Technical Application Note

Technical Application Note
Configuring the 615M-1 serial client and serial server
Technical Application Note
Purpose
This application note demonstrates how to configure
the ELPRO 615M-1 Wireless Modem as a serial client
and serial server for a point‑to‑point RS‑232 connection.
The 615M-1 supports an RS‑232 serial client and serial
server for point‑to‑point communication, and allows for
point‑to‑multipoint serial communication for up to 50 devices
when used with the ELPRO 605M-R1 Cellular Serial Router.
NNote: This application note covers point‑to‑point connection
without the use of a 605M‑R1 router. It does
not describe how to provision the cellular PPP
connection. For instructions on configuring that
connection, see the 615M-1 quick start guide.
Network example overview
615M-1 Cellular
Modem and Router
RS-232 cable
Configuring the 615M-1 serial server
Use the following procedure to configure the
centrally located 615M-1 as the serial server.
1. Log onto the Web interface of the 615M-1 to be
configured as the serial server.
2. On the menu, click Serial.
The following illustration shows a typical serial client
and serial server connection between two 615M-1
cellular modems. All cellular connections must be fixed
cellular (PPP) IP addresses, and can be either public or
private. When using fixed private cellular SIM cards,
you need to select the “Modem-to-Modem” option on
the Cell Connection/Carrier page of the 615M-1 Web
interface to enable point‑to‑point and point‑to‑multipoint
communications.
PC running
terminal software
A serial client establishes a connection to the
serial server on a defined port. A serial server
never establishes a connection; it can only accept
a connection. With this in mind, the serial server
typically needs to be located at a central location
if the configuration requires more than one serial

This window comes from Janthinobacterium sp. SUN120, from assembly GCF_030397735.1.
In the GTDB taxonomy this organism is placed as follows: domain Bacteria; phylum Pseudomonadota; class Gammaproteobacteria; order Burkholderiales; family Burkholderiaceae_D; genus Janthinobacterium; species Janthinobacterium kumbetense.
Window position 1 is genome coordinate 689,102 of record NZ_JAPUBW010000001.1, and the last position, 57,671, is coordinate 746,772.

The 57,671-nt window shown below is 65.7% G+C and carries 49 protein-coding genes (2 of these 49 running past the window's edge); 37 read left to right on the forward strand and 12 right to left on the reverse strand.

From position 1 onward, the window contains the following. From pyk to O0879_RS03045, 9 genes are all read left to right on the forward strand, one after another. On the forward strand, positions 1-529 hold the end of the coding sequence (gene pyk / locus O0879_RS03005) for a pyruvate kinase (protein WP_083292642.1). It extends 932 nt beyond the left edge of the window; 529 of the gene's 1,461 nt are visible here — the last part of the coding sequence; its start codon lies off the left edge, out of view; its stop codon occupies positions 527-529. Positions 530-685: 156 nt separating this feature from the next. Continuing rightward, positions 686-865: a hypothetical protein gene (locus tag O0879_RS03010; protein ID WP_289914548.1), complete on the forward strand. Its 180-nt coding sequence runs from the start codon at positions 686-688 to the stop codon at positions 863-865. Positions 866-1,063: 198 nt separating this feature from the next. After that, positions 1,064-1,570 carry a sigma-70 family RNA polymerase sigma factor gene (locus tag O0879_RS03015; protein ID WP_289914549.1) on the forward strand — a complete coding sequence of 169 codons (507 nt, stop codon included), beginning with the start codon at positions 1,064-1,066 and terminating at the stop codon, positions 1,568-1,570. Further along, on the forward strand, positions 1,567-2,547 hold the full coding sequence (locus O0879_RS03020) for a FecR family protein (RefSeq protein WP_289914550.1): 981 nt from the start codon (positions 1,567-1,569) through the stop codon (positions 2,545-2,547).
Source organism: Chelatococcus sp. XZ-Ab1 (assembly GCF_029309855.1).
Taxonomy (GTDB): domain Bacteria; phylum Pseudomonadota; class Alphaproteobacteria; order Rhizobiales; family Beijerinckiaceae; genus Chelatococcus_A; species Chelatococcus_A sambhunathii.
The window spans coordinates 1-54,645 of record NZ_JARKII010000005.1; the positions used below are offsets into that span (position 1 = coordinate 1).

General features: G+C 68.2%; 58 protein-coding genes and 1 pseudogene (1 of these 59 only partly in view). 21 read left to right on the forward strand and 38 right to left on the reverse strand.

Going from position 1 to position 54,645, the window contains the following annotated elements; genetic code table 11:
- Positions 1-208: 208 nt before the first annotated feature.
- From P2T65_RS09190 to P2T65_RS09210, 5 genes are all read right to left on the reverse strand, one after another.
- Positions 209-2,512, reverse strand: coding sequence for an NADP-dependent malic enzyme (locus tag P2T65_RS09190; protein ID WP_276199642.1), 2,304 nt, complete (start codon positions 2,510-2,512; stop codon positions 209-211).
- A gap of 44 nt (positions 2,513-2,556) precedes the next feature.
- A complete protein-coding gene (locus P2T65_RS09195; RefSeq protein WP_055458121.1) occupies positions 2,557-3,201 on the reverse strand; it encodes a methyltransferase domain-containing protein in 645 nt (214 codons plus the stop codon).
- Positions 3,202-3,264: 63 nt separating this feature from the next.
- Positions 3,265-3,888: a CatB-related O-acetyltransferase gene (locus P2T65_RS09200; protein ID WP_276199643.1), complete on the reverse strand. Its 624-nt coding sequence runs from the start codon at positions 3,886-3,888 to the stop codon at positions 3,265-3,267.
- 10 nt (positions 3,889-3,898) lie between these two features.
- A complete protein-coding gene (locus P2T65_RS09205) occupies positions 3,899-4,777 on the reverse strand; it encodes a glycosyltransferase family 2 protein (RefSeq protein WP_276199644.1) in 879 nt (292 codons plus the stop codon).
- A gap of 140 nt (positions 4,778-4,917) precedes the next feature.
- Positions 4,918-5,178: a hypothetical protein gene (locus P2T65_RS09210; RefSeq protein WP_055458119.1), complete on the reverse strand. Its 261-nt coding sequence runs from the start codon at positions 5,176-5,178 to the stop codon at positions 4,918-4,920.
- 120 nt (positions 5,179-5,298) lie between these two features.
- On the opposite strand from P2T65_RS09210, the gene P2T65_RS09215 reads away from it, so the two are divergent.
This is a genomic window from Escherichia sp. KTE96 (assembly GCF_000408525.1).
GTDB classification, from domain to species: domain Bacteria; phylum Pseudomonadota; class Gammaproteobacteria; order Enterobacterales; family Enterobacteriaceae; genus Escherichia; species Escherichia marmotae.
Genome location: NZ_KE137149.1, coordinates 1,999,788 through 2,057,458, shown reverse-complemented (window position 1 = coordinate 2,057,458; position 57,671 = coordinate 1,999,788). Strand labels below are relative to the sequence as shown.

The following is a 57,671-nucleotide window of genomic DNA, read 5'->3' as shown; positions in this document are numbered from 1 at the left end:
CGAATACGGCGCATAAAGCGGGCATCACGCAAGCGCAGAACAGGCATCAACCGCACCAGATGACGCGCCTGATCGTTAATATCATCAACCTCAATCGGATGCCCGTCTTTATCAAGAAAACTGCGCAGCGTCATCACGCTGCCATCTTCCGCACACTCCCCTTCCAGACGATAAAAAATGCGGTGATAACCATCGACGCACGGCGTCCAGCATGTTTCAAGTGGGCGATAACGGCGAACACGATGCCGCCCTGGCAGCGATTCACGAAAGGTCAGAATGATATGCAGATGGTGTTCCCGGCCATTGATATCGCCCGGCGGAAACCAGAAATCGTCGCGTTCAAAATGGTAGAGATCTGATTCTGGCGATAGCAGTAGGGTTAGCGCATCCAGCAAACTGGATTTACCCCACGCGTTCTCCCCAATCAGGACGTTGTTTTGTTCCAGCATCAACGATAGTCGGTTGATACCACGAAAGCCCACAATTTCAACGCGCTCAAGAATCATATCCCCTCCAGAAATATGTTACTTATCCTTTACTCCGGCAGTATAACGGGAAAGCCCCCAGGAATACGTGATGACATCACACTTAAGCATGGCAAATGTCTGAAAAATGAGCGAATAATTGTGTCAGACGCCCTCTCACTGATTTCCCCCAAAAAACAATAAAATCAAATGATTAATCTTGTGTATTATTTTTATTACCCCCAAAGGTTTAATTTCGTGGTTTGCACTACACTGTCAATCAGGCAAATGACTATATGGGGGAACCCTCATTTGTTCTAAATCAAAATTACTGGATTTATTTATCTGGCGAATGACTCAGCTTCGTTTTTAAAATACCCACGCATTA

client device.
3. For the Electrical Interface setting, select
RS‑232.
4. Set the baud rate, data/stop bits, and parity to
suit your application.
The settings used in this example are 9600, 8,
1, N.
PC running
terminal software
615M-1 Cellular
Modem and Router
Cellular
network
RS-232 cable
Serial Client and Serial Server Connection Between Two 615M-1 Cellular Modems
5. Leave the DTR setting at the default, AT&D0.
This setting ignores the DTR. The DTR control is used
by the client to establish a connection to the server.
Because this modem is selected as a server, DTR can
be left at the default setting, which ignores the DTR.
4. Set the baud rate, data/stop bits, and parity to suit your
application.
The settings used in this example are 9600, 8, 1, N.
5. Set the DTE as follows:
6. Under the External PAD Settings, select Server as the
PAD Mode, and select TCP as the PAD Protocol.
This application example demonstrates two PCs
connecting their terminal sessions together. There are
two types of serial communication devices, DTE and
DCE. PCs are DTE devices, which means by default the
DTR line (pin 4) is ON.
7. In the Incoming Friendly IP Address field, enter the
cellular IP address of the remote modem (the serial
client).
You can find the cellular IP address of the remote
modem by logging onto its Web interface and
displaying the Unit Status page.
•